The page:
JAOCR at the Viewbox: Parotid Gland Myxofibrosarcoma

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Parotid Gland Myxofibrosarcoma

An 85-year-old woman presented to an otolaryngologist with left-sided facial swelling and facial paralysis. A contrast-enhanced CT of the neck was performed (Figures A, B) demonstrating a mass infiltrating the left parotid gland impressing upon the left parapharyngeal space (arrow in A).

The patient underwent a total left parotidectomy and parapharyngeal dissection. Intraoperatively, the left parotid mass was noted to encase the branches of the left facial nerve, as well as the marginal mandibular nerve. Pathology revealed a soft-tissue sarcoma, specifically a myxofibrosarcoma.

As the most common malignant connective tissue sarcoma in older adults, myxofibrosarcoma was initially classified as a myxoid variant of malignant fibrous histiocytoma.1,2 These mesodermal-derived neoplasms most often arise from the subcutaneous layer of the lower extremities in older patients. Advanced disseminated cases of myxofibrosarcomas have been known to metastasize to the lung, bone and liver.3

Amongst the anatomic head and neck regions, myxofibrosarcomas have been reported to involve the nasal cavity and paranasal sinuses, mandible, orbit, larynx, parotid gland, oral cavity, ear, eyelid, and infratemporal space.2,3 The most common head and neck location is the nasal cavity and paranasal sinuses, seen in up to 30% of cases.3 Primary myxofibrosarcoma of the parotid gland is rare, with approximately 30 cases reported worldwide.4

Unfortunately, predicting these rare tumors on imaging is challenging as their imaging features are nonspecific.3 On CT, they most often appear as a lobulated soft-tissue mass, similar to muscle in attenuation. They also often appear with centralized hypoattenuation, which may be related to underlying necrosis or the myxoid composition of the tumor.3 In up to 20% of patients in a study by Parks et al, ossification or calcification was detected within the lesion.3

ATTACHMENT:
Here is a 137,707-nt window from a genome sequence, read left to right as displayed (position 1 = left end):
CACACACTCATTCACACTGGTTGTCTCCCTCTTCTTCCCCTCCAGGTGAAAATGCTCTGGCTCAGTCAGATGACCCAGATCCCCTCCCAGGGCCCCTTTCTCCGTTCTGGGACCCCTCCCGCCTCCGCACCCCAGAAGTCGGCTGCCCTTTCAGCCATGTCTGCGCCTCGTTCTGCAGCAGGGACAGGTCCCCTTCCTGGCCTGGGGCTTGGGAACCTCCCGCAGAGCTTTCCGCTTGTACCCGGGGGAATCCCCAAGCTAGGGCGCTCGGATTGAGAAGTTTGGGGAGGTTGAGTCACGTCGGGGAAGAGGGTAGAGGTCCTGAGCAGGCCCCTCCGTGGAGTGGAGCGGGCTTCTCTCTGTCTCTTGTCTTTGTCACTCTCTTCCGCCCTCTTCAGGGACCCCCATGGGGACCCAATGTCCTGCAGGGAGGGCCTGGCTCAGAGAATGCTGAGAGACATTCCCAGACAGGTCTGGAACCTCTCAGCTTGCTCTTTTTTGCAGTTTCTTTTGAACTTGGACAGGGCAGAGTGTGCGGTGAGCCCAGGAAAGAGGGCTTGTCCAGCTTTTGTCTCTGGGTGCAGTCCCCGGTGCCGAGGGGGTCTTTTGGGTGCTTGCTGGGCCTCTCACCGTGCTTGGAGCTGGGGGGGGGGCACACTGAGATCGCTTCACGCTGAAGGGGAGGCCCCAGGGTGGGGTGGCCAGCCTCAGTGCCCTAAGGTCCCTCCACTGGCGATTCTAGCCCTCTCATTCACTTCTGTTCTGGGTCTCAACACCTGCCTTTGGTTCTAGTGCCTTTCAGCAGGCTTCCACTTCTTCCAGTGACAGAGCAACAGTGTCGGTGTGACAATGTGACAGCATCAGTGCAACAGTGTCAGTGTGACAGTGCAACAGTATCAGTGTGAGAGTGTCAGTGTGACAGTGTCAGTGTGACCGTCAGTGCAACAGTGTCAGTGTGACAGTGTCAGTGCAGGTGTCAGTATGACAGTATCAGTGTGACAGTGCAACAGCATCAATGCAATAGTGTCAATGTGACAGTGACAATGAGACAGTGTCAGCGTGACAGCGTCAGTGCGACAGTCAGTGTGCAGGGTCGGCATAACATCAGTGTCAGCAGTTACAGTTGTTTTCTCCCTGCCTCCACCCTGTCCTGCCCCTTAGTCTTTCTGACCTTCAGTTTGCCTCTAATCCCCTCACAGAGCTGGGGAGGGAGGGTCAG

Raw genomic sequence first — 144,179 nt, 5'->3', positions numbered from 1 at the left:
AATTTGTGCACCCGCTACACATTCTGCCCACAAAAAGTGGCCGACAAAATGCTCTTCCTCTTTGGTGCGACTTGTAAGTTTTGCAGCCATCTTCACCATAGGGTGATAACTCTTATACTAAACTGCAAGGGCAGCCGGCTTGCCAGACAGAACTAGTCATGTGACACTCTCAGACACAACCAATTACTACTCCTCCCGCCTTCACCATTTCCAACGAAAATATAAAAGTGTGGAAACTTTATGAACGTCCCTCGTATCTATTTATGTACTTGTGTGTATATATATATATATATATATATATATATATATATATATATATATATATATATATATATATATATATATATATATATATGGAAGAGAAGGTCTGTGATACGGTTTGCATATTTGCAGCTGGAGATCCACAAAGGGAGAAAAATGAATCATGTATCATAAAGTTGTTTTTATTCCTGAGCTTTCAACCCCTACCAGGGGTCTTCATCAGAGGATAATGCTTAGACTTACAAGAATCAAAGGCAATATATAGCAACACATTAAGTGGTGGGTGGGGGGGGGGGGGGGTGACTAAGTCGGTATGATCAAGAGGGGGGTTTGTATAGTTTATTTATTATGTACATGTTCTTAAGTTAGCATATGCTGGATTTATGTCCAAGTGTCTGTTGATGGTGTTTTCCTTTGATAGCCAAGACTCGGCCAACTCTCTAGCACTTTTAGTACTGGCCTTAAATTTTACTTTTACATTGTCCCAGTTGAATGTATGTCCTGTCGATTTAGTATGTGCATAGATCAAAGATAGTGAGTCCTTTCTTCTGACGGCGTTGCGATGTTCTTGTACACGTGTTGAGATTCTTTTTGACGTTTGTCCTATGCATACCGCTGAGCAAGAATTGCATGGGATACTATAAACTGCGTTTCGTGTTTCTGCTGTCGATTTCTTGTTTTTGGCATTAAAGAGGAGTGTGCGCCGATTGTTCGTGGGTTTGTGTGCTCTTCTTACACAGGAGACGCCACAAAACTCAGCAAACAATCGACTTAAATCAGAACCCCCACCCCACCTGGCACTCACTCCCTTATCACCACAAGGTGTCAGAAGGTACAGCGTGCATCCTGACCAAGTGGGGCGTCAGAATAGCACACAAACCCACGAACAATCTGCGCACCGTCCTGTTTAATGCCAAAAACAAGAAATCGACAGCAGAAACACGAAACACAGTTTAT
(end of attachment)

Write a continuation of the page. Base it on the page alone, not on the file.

Due to their nonspecific imaging features, myxofibrosarcomas arising in the head and neck region are often confused with several other soft-tissue and fibrous abnormalities and neoplasms such as fibrosarcoma, pleomorphic rhabdomyosarcoma, nodular fasciitis, and fibromatosis in addition to the more common classic parotid neoplasms.3

Local recurrence rates are high regardless of tumor grade, making negative surgical markings critical.2 As in this case, many oncologists perform subsequent adjuvant radiotherapy in these patients.5 After successful surgery, this patient completed 31 rounds of adjuvant radiotherapy. However, localized disease recurred.

References

  1. Li X, Chen X, Shi ZH, et al. Primary myxofibrosarcoma of the parotid: case report. BMC Cancer 2010;10:246.
  2. Qiubei Z, Cheng L, Yaping X, Shunzhang L, Jingping F. Myxofibrosarcoma of the sinus piriformis: case report and literature review. World J Surg Oncol 2012;10(1):245.
  3. Park SW, Kim HJ, Lee JH, et al. Malignant fibrous histiocytoma of the head and neck: CT and MR imaging findings. AJNR Am J Neuroradiol 2009;30:71-76.
  4. Mačák J, Šmardová J, Zavřelová I, Vránová V, Kuglík P. Malignant fibrous histiocytoma of the parotid gland. Česko-slovenská Patologie 2007;4:148-152.
  5. Dell’aversana Orabona G, Iaconetta G, Abbate V, et al. Head and neck myxofibrosarcoma: a case report and review of the literature. J Med Case Rep 2014;8:468.
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Boyd S, Cameron-Morrison J, McKnight T.  JAOCR at the Viewbox: Parotid Gland Myxofibrosarcoma.  J Am Osteopath Coll Radiol.  2019;8(4):29.

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About the Author

Sara Boyd, D.O., Julia Cameron-Morrison, D.O., Timothy McKnight, D.O.

Sara Boyd, D.O., Julia Cameron-Morrison, D.O., Timothy McKnight, D.O.

Department of Radiology, Beaumont Farmington Hills, Farmington Hills, MI


 

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